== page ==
Library & Information Science

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Roles and Work Environment

Roles in the field of library science have changed drastically with new technology. Professionals in this field play various roles in organizing and storing information and guiding others who need help finding or using that information. Examples of work environments may include:

  • Public libraries
  • K-12 Schools
  • Universities
  • Special libraries (support research labs, businesses, government agencies, museums, hospitals, etc.). Examples include the Library of Congress, National Library of Medicine, and National Library of Agriculture

There are also many different types of library and information science roles, including:

  • Acquisitions Librarians
  • Archivists
  • Book Conservators
  • Children's Librarians
  • Corporate Librarians
  • Database Specialists
  • Exhibit Designers
  • Film and Video Librarians
  • Information Brokers
  • Law Librarians
  • Librarians
  • Library and Information Science Instructors
  • Library Assistants
  • Library Directors
  • Library Media Specialists
  • Library Technicians
  • Medical Librarians
  • Music Librarians

Skills and Training

Many roles in the library and information science field require a master’s degree. Examples include a master’s in library science (M.L.S.), a master’s in library and information science (M.L.I.S) or a master’s in information science. The American Library Association publishes a list of ALA-Accredited graduate programs. Depending on your field or specialty, the degree may be different - for example, an archivist might focus in art history. Potential skills include:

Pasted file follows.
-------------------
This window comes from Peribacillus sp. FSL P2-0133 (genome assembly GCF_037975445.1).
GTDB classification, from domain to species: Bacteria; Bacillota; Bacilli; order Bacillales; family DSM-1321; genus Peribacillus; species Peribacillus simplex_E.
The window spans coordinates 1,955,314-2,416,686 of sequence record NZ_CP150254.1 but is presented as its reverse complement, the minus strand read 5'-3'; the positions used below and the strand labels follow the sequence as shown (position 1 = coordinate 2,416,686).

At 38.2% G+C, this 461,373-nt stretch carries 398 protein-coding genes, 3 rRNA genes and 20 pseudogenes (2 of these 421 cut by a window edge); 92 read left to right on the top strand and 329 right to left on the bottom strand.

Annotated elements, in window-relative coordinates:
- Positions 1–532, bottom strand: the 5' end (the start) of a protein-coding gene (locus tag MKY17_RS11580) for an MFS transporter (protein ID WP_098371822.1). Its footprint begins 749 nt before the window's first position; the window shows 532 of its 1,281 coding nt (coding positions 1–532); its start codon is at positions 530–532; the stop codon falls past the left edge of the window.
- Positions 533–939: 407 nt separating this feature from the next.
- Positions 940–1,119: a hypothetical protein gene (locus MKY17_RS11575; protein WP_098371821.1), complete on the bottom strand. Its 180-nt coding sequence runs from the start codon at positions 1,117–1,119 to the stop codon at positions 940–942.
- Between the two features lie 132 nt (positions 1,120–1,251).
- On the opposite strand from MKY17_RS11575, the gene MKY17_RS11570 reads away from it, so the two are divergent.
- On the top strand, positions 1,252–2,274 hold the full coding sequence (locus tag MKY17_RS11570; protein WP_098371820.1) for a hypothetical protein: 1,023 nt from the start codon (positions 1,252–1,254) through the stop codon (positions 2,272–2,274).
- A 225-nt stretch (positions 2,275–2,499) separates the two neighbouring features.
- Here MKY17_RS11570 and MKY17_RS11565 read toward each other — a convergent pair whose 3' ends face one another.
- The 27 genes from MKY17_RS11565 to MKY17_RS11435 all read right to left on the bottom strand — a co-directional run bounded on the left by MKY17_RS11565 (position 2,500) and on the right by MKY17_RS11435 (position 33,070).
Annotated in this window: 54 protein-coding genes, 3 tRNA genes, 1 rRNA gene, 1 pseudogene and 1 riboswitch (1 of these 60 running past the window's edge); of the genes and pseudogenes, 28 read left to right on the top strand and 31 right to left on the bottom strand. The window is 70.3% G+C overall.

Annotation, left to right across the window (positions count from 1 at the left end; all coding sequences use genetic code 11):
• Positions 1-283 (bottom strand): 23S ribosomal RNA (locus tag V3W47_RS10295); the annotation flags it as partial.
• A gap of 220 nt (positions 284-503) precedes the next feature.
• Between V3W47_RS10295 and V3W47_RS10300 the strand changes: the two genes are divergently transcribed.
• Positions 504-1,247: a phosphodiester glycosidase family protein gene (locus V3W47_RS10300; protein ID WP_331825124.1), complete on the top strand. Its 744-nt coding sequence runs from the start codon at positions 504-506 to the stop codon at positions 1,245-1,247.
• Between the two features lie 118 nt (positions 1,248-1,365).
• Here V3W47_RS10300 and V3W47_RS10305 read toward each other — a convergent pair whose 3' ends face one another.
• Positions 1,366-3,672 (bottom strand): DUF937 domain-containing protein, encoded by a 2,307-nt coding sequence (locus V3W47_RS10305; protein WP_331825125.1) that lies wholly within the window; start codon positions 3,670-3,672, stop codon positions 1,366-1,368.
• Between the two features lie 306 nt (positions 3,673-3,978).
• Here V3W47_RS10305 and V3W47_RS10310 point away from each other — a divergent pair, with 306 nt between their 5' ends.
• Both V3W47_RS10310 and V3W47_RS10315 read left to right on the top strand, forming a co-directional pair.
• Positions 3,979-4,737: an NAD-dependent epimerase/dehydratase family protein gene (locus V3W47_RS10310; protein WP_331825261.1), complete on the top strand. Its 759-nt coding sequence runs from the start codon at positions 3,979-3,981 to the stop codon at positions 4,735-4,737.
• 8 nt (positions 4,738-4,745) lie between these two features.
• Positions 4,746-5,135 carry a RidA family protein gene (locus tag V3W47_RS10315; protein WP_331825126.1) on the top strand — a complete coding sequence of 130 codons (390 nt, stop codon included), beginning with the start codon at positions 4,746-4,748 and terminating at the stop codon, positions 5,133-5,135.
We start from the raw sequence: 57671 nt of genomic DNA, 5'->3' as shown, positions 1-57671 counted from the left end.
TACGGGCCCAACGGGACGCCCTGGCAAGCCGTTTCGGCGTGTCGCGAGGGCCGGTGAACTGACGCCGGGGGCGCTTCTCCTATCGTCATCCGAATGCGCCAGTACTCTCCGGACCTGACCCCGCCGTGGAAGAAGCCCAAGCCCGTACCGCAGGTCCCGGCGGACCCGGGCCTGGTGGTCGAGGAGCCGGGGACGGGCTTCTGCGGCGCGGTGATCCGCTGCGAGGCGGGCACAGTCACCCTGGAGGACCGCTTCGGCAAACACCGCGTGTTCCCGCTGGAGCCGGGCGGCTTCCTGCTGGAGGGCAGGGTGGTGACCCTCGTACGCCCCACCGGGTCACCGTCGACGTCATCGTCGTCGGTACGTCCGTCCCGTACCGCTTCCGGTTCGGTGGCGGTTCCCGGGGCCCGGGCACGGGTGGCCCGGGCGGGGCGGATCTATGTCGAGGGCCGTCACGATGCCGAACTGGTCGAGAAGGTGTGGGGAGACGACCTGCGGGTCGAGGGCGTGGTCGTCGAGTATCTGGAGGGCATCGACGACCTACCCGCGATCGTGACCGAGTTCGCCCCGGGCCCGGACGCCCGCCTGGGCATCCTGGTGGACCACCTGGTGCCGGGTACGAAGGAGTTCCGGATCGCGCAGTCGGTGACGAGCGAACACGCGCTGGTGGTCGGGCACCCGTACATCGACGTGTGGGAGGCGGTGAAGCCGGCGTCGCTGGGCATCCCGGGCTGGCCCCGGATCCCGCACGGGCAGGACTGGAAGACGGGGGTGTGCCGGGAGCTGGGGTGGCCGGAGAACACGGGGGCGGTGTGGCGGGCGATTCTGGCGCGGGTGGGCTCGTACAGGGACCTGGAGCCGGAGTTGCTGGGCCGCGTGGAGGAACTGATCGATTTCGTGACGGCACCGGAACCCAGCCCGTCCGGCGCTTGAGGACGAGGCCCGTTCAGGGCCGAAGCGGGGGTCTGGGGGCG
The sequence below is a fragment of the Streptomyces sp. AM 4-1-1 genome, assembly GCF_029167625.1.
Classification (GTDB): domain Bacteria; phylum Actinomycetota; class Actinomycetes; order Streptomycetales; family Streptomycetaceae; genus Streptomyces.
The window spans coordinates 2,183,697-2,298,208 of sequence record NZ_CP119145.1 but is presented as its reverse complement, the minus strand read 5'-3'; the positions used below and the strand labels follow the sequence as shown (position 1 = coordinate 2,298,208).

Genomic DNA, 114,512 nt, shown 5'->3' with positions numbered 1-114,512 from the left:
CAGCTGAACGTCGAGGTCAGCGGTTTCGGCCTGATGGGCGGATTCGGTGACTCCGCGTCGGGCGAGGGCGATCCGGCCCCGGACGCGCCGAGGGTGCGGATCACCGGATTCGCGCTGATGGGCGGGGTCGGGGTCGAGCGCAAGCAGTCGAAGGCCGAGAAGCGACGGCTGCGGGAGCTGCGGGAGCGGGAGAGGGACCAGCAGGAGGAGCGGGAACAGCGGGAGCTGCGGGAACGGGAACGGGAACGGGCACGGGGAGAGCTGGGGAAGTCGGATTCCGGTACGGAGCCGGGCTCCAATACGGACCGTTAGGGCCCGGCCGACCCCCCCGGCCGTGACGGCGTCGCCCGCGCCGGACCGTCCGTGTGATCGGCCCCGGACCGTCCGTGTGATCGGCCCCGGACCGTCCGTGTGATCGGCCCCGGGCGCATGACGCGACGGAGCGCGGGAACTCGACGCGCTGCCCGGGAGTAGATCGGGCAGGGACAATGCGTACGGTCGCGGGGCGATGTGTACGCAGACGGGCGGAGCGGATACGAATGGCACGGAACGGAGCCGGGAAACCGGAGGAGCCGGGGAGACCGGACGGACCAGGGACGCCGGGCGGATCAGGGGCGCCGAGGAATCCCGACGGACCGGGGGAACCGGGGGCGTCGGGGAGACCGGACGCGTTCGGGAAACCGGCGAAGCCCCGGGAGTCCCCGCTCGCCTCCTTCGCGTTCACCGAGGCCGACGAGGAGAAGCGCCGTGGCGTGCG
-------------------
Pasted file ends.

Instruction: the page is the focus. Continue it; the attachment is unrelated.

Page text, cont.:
• Research and analytical skills
  • Organization skills
  • Familiarity with electronic databases
  • High attention to detail

Industry Timeline

Roles within universities and school systems may hire on the academic year timeline (positions open in spring/summer to start working at the beginning of the school year). Nonprofits, NGOs, and other public service organizations normally hire for internship and full-time opportunities based on immediate needs. Some positions may become available in late spring/early summer, so you should continue to look for opportunities throughout the academic year and beyond. Review the Public Service and Government Community page for examples of recruiting timelines for Nonprofits & NGOs.

Find Opportunities



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Applying and Interviewing

Resumes and Cover Letters

Make sure to check out the Resumes and Cover Letters section of the website for helpful advice and sample resumes and cover letters.


If you have never interviewed before, make sure to check out the interviewing section of our website. You can also conduct a mock interview with a career counselor for practice.

Additional Industry Resources

Blogs and Industry Research

Professional Associations

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